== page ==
The Data Driven Approach in Current Medicine

Out of nowhere began the cough and a severe sore throat. A few minutes later, the first hint of elevated temperature. This was enough to activate her smartwatch and send an alert to the hospital. Minutes later the paramedics arrived for him and they already had the vital signs data: blood pressure, heart rate, blood type, oxygen saturation and as a bonus the availability of beds in hospitals within 5 kilometres.



What joy it would be to be able to say that the previous assumption is a real case but until now it is still part fiction but we are not very far from achieving it.

Today more than ever, data is generating insights to improve and modernize the world of medicine. In fact, the data-driven or data-based approach is driving innovations in the health industry such as robotics, remote diagnosis or, as is now clear, combating a pandemic with real-time access to global information that allows make decisions on time.

A very clear example of the application of the data driven approach is Miami Children’s Hospital. It has isolated booths that measure temperature, vital signs and even X-rays, so that doctors have the option of offering a remote consultation linked to a playful activity, explaining to small simple games what their treatment and/or convalescence will consist of in Hospital.

Other companies such as Siemens have already put into practice the term ” smartbeds ” that have intelligent monitoring, being able to identify when the patient sleeps, gets up, stays in bed or is unoccupied. They also have an automatic adjustment to level the type of support that the patient needs, pressure or posture, without the need to call the nurse every 5 seconds.

Automating care with Machine Learning with a data driven approach

Companies and patients have realized the importance of having adequate repositories of medical information and their respective interrelation in a digital ecosystem. According to IDC forecasts, by 2025 there will be 41.6 billion devices connected to the Internet of Things (IoT) that will generate 79.4 Zettabytes of data. The key question at this time is how can we manage that information? The answer to this is that only through the use of Machine learning and Blockchain can efficient management and security in the handling of this data be guaranteed.

Let’s think of a bot as an example of Machine Learning. These “bots” feed on the information provided by the user and can provide “basic” guidance derived from the information that is shared. For example, instead of using a “screen” to detect SARS-Cov2, an app could be used that diagnoses the patient’s condition and, depending on the severity, calls an ambulance or shows the closest hospitals, clearly recording the data. for statistical and monitoring information.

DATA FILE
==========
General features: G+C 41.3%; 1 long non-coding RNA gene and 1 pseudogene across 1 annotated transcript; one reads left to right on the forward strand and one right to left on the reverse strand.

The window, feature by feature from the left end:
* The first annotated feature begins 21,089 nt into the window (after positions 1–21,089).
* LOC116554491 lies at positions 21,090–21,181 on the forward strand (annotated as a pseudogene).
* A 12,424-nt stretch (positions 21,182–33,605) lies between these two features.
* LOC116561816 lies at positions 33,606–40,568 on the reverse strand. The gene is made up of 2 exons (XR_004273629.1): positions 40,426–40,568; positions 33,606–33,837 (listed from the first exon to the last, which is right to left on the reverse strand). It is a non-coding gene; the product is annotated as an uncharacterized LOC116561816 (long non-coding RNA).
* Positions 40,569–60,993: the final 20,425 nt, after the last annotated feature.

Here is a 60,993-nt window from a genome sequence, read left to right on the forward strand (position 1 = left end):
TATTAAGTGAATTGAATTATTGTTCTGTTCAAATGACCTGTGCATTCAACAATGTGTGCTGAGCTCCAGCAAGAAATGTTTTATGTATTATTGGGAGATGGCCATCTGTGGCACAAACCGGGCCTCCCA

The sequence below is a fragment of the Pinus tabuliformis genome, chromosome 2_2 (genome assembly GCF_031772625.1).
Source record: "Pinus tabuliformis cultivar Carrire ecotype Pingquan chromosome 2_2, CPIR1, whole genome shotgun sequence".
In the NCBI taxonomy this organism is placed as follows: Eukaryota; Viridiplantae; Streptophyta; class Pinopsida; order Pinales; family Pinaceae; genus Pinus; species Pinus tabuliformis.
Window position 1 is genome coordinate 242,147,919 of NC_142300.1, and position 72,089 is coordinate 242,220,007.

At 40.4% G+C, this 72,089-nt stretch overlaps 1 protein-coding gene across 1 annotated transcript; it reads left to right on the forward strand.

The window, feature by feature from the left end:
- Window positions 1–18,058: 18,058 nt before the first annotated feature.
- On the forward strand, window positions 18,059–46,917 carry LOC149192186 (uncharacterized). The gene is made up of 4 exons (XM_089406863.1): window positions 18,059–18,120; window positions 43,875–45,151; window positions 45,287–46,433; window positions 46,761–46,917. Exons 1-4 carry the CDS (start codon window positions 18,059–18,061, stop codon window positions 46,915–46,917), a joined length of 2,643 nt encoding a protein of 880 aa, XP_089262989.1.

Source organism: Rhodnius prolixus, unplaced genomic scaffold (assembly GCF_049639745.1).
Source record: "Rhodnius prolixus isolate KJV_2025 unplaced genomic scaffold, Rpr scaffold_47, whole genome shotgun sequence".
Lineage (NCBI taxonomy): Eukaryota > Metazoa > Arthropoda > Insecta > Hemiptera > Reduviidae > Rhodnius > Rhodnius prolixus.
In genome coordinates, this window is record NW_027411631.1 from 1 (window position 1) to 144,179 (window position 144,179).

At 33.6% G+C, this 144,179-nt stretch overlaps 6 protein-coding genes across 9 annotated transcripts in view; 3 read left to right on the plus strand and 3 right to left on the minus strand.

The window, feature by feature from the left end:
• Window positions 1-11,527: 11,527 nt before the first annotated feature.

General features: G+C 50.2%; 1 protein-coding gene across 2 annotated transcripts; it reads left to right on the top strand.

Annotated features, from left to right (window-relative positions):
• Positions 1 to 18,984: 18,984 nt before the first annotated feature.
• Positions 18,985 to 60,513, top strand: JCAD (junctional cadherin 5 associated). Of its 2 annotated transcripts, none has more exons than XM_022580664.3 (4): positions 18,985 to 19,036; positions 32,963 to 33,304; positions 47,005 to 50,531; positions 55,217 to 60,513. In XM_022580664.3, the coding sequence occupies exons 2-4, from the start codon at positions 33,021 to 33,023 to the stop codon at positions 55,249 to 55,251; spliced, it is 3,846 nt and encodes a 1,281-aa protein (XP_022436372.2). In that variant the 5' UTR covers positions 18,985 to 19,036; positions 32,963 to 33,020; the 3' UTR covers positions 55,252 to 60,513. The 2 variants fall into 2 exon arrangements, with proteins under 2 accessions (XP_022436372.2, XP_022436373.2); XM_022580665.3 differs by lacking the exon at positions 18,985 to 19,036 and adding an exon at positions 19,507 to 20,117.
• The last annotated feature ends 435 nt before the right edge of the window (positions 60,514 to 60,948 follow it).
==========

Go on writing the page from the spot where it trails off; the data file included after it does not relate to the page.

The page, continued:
Another example is a smartwatch that records information on a specific condition and the bot based on this extracted data will give certain notifications that allow interaction. It can be anything from reminding the user to take medication or scheduling medical appointments. Any of this information would be stored in the cloud and its subsequent analysis is optimized with a reduction in the process of admission to hospitals or search of files.

Blockchain application in the medical world

Blockchain is literally defined as a chain of blocks and is usually associated with cryptocurrency issues, when this is just one of its applications. The crux of this topic is that each block must store a specific number of valid records; information inherent to that block and especially a link that communicates it with the previous block and the next block. It is a kind of unique ID or signature for each block.

These chains are already being exploited by medical specialists and we have brilliant examples of this. Few know but FLETA in South Korea developed such a robust blockchain platform that it was key in controlling the first hint of the outbreak during this pandemic. With unique data management intertwined to determine cases, infections by contact and geographical area, it helped the government take measures to monitor and assist those infected by the virus in a timely manner. The best thing about this platform is that its data is decentralized and freely accessible to researchers, doctors, public bodies or anyone who needs to use it.

Mexico did the same with a platform called “Prescrypto” that allows connections to be used to create medical files, patient history, prepare medical prescriptions and, in particular, remotely control the evolution of the patient from anywhere.

Currently we think that temperature, headache and throat are clear signs of the beginning of an ugly disease, leading us to search incessantly for an efficient remedy. Applying Data Driven to this same case, the message is unquestionable: you will be preventing BEFORE that disease worsens. Why? Because we will know in advance what has to be changed so that it does not happen and if it happens, we will have all the information in a matter of seconds to assign a bed, make diagnoses, generate personalized treatments and improve survival rates.

Currently the medical world and the sea of ​​data that it generates every day, lack analysis and its adequate repository. The priority of technology companies, authorities and private entities should be to give order and structure to the information that we have available and then link it to wearables and have a complete picture. Let’s not make the mistake of viewing this need as a long-term project, this should be seen as an immediate action capable of being carried out as quickly as possible since the pandemic has shown us how unprepared we are.

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